More on Economic Security
Congresswoman Maxine Waters (D-Calif.), a leading progressive voice in Congress, today strongly criticized the Republicans' destructive budget proposals, including both the deal cut for the remainder of Fiscal Year 2011 funding, and the Republican budget for Fiscal Year 2012. As Congress voted on multiple budgets over the last two days, the Congresswoman made it clear she does not support any plan that takes money away from programs and services to help the least fortunate Americans, while giving away money to ultra-rich individuals and corporations.
This amendment offered by Congresswoman Maxine Waters (D-Calif.) was accepted by Republicans and included in the final bill H.R. 1249, the America Invents Act, that passed the Committee today. In introducing her amendment, the Congresswomand delivered the following remarks:
I have an amendment at the desk.
By Lorraine Woellert
The 14 largest U.S. mortgage servicers must pay back homeowners for losses from foreclosures or loans that were mishandled in the wake of the housing collapse, the first of a set of sanctions regulators are seeking against the companies.
The settlement announced today between servicers and banking regulators could help the U.S. Justice Department determine the size and scope of fines for the flawed practices, regulators said.
By Marc H. Morial
What do American Express, Merck, Xerox, Darden Restaurants, and Citibank have in common?
Congresswoman Maxine Waters (CA-35) released the following statement today after convening a large community meeting with other elected officials, community leaders, members of the clergy, and organized labor, to bring Los Angelinos up to speed on budget cuts, negotiations, and the status of the government:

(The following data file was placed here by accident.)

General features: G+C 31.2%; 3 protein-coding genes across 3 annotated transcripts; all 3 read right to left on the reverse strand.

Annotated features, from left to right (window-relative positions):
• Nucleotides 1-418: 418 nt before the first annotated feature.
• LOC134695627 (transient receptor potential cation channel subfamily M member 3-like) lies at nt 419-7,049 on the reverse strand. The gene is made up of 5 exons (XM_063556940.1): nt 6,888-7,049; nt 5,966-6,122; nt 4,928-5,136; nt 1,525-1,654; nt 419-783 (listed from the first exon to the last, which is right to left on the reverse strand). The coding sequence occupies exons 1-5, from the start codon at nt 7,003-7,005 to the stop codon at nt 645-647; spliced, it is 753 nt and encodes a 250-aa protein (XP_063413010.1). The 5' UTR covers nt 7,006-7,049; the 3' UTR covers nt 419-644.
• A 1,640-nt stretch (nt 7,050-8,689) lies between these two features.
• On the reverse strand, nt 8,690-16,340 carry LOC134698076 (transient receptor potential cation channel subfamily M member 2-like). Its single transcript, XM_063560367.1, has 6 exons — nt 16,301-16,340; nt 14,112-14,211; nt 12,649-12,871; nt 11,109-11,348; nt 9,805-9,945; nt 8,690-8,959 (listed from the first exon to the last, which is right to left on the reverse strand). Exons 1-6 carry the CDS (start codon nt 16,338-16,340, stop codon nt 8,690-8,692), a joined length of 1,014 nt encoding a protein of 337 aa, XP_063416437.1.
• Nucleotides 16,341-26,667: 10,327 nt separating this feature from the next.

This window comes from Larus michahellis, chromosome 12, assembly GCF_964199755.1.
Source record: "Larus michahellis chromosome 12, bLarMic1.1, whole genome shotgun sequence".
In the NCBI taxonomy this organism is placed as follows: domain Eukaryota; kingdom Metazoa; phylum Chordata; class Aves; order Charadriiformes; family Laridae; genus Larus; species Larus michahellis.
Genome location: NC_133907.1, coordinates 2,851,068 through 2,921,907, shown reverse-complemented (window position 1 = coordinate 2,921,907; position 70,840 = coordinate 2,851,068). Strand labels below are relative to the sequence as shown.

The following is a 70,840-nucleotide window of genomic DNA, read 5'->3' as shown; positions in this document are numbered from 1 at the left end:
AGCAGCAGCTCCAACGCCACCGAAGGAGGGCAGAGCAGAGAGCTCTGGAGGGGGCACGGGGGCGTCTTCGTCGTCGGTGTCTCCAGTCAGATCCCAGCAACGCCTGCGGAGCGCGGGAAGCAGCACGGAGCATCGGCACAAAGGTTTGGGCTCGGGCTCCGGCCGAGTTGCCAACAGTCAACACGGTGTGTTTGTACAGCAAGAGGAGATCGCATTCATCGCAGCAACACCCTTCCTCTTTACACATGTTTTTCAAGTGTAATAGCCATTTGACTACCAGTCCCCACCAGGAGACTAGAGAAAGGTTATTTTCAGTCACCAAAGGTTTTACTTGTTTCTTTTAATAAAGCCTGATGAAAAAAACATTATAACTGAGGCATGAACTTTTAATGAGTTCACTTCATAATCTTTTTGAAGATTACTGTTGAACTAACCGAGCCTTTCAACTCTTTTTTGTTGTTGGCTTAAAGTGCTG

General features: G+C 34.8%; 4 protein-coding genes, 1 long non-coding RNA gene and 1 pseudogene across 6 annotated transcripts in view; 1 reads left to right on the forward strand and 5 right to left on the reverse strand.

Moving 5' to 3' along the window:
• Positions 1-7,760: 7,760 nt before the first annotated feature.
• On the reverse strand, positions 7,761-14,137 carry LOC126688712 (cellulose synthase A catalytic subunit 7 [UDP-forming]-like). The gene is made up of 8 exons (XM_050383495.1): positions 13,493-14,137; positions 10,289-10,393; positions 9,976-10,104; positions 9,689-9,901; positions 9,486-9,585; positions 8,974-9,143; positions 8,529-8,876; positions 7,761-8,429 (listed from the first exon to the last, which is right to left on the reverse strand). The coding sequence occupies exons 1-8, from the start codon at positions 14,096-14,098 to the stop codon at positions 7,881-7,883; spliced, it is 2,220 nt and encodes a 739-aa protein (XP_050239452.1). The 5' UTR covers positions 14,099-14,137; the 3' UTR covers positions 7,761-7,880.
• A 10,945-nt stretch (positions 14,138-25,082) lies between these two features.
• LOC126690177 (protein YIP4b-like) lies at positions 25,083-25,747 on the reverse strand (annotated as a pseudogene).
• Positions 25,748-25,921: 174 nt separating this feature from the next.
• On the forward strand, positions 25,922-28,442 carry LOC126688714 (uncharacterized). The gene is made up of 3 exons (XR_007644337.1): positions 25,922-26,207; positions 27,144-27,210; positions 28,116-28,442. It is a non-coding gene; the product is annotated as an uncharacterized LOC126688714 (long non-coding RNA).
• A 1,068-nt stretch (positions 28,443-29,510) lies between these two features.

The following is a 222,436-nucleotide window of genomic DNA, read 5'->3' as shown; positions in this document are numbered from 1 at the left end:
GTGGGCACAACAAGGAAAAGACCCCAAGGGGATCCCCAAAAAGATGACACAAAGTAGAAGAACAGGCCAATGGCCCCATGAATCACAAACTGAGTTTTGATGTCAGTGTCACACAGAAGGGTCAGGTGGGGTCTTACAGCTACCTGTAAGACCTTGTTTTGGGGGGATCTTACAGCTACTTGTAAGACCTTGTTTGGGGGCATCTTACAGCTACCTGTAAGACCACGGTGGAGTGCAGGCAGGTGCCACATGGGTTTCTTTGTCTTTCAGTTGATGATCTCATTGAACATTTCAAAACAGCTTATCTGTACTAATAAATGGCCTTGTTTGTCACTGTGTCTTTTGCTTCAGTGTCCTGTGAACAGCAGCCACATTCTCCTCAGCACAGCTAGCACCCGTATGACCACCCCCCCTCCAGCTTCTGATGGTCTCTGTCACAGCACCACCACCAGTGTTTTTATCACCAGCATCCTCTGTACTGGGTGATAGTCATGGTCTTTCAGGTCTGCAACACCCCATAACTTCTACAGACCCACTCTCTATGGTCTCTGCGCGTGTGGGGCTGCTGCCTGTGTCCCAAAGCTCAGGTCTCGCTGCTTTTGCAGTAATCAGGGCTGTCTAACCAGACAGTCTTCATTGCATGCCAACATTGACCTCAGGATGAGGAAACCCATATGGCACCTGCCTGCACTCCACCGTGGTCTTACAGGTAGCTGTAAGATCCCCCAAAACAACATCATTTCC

"Today, I held a large community meeting to answer questions and deal with the concerns of my constituents in the 35th district of California and other Los Angelinos who came to understand the confusing situation in Washington.
Congresswoman Maxine Waters (D-Calif.) and the African American Members of the House Financial Services Committee (known as the FS 10) were recently honored by the Black Press of America and the National Newspaper Publishers Association Foundation (NNPAF) with the 2011 Political Leadership Award for their work during negotiations for the Dodd-Frank Wall Street Reform and Consumer Protection Act of 2010. The Congresswoman and Congressman William Lacy Clay, Jr. accepted the award on behalf of the FS 10 at an event last week at a Newsmaker Dinner and Gala at the Omni Shoreham Hotel.
Congresswoman Maxine Waters (D-Calif.), the ranking member of the Subcommittee, issued the following opening statement:
Thank you, Mr. Chairman, for convening this hearing today to examine the potential for creating a covered bond market in the United States.
Today we convene to discuss covered bonds, and Representative Garret's covered bond bill, H.R. 940.
Congresswoman Maxine Waters (D-Calif.), a senior member of the Financial Services Committee, released the following statement today after Republicans on the Committee announced their intention to defund foreclosure prevention programs:
"Republicans who support this proposal to end government-supported foreclosure prevention programs are turning their backs on their constituents and their communities who not only have been devastated by the foreclosure crisis, but who have directly benefited from government assistance.
Congresswoman Maxine Waters (D-Calif.) authored the following op-ed for the Afro American Newspaper.
House Republicans last week introduced a spending measure to fund the federal government for the rest of fiscal year. And, perhaps not surprisingly, it is an extreme and indiscriminate assault on African Americans and other populations who have historically bore the brunt of budget cuts in the name of fiscal austerity: women, children, students, veterans, the poor, the homeless, communities of color, it goes on.
by Charles J. Lewis
Rep. Jim Himes, D-4, a veteran of Wall Street and housing finance, says he hopes to play a major role in the reform of Fannie Mae and Freddie Mac, the two failed government-sponsored companies that have helped homebuyers get mortgages, but which are now in government custody.
Last week, the Obama administration urged Congress to consider options on reforming the two companies, which have cost taxpayers $154 billion so far, making them the most expensive bailout in the financial crisis.
`To play an active role'